If you spent the weekend watching NFL you were no doubt inundated with Verizon Wireless’s 5G network launch ads. But what’s new for customers today is not a faster network, but a slower login process… Now featuring username/password, security questions, and multi-factor codes.
The extra steps carriers are introducing to your regular log in experience feels incredibly fragmented. Let’s take a look at getting access to a Verizon Wireless account.
1. Log In
The basics of one’s Verizon Wireless account.
2. Security Question
Despite loading multiple security questions when registering Verizon will only present a single security question to you when logging in online.
3. Two Step Prompt
Now pull out your mobile phone and wait about 20 seconds for the push notification from the Verizon Wireless app.
4. Grant from Mobile App
This entire process is slow. Every step takes forever to load. The new “prompt from phone app” flow should feel secure but it is divorced from the Verizon branding and inherently feels terribly sketchy.
“Are you attempting to sign into My Verizon on the internet?” — Cannot beat that dialog.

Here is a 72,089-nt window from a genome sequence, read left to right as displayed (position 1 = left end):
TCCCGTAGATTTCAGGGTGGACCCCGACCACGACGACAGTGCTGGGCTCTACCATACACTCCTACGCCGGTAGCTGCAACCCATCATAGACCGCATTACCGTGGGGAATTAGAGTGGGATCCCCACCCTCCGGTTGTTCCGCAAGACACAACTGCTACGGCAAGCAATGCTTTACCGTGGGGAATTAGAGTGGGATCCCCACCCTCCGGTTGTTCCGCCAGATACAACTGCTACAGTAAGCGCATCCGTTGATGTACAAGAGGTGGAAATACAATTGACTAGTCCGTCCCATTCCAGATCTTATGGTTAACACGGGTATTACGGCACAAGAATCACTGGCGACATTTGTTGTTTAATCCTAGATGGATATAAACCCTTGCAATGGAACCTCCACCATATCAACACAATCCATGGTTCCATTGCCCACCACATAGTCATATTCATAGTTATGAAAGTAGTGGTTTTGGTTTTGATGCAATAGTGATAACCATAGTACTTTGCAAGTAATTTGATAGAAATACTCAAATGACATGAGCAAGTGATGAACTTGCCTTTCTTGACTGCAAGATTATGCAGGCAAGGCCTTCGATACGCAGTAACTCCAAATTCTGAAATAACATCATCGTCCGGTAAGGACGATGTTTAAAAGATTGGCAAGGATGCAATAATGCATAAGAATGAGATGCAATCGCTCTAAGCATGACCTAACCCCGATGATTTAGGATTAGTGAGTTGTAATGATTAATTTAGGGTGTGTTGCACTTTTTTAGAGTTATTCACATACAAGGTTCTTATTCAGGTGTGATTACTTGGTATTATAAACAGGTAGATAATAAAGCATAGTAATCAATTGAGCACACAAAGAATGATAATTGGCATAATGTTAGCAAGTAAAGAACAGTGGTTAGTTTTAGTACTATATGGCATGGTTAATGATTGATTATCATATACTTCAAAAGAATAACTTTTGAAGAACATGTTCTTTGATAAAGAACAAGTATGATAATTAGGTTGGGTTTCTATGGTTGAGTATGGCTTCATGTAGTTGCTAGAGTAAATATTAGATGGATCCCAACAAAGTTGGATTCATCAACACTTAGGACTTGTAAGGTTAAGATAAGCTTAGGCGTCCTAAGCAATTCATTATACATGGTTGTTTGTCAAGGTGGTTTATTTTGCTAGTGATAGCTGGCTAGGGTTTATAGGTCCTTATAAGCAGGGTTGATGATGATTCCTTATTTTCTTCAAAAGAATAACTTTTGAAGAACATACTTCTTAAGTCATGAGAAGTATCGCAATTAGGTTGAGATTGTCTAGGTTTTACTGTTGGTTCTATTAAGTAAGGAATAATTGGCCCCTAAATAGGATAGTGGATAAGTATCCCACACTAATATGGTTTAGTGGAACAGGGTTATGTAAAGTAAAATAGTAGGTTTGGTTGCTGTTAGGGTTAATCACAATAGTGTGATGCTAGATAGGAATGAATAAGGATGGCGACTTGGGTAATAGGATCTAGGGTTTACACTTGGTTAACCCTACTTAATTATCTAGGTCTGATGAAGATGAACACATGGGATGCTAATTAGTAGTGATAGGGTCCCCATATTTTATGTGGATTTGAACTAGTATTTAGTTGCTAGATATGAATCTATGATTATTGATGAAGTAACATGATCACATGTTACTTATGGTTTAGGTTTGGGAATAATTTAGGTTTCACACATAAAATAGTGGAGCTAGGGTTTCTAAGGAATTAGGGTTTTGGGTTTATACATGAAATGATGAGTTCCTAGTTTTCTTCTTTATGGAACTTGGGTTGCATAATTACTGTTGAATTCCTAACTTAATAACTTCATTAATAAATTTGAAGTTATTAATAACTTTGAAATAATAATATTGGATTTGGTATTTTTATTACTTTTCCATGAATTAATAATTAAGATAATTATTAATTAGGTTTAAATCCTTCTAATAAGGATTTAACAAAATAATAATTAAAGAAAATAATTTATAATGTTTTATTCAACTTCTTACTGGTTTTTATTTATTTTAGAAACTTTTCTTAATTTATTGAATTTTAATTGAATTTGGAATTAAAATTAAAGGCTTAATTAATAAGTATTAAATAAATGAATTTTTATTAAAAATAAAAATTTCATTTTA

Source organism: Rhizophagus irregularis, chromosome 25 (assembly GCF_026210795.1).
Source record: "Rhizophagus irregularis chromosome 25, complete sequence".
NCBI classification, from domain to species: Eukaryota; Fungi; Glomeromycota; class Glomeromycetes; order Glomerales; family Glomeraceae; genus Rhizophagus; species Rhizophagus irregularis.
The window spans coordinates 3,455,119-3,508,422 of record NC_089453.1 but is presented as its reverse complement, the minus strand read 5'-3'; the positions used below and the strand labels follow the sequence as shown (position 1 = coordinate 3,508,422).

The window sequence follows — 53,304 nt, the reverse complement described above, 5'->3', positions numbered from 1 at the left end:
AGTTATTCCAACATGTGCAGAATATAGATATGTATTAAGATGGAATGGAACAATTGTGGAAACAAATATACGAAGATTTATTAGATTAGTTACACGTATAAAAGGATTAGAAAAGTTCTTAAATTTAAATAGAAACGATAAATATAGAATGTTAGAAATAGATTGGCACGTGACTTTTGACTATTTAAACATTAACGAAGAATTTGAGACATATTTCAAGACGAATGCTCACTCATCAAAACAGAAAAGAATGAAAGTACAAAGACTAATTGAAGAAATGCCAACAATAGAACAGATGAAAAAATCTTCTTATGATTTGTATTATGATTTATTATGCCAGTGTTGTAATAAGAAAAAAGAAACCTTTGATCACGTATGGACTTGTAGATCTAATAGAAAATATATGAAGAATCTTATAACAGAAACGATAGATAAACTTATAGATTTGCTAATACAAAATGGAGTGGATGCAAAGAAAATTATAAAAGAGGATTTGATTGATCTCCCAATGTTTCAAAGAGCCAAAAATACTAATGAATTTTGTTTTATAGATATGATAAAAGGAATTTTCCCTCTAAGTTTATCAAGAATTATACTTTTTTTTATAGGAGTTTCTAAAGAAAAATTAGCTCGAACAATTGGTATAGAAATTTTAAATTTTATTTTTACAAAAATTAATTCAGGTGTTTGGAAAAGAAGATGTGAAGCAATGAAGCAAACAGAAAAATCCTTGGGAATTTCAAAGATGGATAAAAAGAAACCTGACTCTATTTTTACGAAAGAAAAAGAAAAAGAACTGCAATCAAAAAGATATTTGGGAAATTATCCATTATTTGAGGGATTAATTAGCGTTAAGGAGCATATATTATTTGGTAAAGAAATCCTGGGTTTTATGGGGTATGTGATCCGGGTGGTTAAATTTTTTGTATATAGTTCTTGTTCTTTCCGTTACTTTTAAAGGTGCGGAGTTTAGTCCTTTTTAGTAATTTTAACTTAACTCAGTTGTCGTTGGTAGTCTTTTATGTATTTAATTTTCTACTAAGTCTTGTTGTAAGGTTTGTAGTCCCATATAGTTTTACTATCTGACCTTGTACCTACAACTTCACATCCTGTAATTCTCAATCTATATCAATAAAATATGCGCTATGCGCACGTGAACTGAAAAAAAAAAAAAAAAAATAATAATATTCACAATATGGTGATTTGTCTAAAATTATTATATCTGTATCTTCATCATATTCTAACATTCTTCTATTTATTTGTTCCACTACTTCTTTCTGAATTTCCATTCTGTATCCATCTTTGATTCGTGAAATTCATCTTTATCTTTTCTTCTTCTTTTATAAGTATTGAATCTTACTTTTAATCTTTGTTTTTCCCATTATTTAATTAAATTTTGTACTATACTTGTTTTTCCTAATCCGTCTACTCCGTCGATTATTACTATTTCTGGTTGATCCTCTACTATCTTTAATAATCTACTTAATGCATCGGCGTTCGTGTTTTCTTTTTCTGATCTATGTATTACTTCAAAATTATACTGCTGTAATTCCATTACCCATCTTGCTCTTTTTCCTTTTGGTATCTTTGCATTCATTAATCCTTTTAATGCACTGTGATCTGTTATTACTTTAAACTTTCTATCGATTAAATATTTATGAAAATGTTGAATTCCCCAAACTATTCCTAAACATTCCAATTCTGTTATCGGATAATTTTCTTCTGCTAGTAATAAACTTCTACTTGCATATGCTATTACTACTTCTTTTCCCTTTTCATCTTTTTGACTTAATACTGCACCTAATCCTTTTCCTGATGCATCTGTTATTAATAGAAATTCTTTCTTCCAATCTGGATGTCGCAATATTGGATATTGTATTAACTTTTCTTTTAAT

Google has a similar multi-factor prompt system in their Google search app for iOS. However their system feels incredibly fast. Use of delightful loading indicators and consistent branding in the user interface imbues trust.
The four major US carriers have also recently announced Project Verify to use your SIM card as a multi-factor authentication / single-sign on of sorts. I’m not holding my breath.
And to be completely clear, I’m thrilled for carriers to take security seriously. I hope that this extends to how they prevent and manage social engineering via their customer service channels. Beyond taking security seriously, it also matters how you make security usable.